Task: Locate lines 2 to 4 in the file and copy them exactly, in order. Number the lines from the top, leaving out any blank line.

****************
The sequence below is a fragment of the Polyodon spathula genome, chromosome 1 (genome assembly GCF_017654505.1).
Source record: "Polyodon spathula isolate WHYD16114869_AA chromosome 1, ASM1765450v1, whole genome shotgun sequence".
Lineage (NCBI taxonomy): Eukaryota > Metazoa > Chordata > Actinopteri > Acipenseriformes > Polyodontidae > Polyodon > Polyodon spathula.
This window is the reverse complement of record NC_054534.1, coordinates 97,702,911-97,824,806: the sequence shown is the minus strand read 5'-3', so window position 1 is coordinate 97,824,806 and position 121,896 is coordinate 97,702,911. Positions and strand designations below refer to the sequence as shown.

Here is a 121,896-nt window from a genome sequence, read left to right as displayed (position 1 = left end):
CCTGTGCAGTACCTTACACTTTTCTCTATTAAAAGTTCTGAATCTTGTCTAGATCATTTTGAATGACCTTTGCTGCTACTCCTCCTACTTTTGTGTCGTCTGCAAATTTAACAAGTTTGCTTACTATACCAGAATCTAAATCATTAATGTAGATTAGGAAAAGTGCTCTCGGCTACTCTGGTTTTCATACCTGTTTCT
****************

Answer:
Source record: "Polyodon spathula isolate WHYD16114869_AA chromosome 1, ASM1765450v1, whole genome shotgun sequence".
Lineage (NCBI taxonomy): Eukaryota > Metazoa > Chordata > Actinopteri > Acipenseriformes > Polyodontidae > Polyodon > Polyodon spathula.
This window is the reverse complement of record NC_054534.1, coordinates 97,702,911-97,824,806: the sequence shown is the minus strand read 5'-3', so window position 1 is coordinate 97,824,806 and position 121,896 is coordinate 97,702,911. Positions and strand designations below refer to the sequence as shown.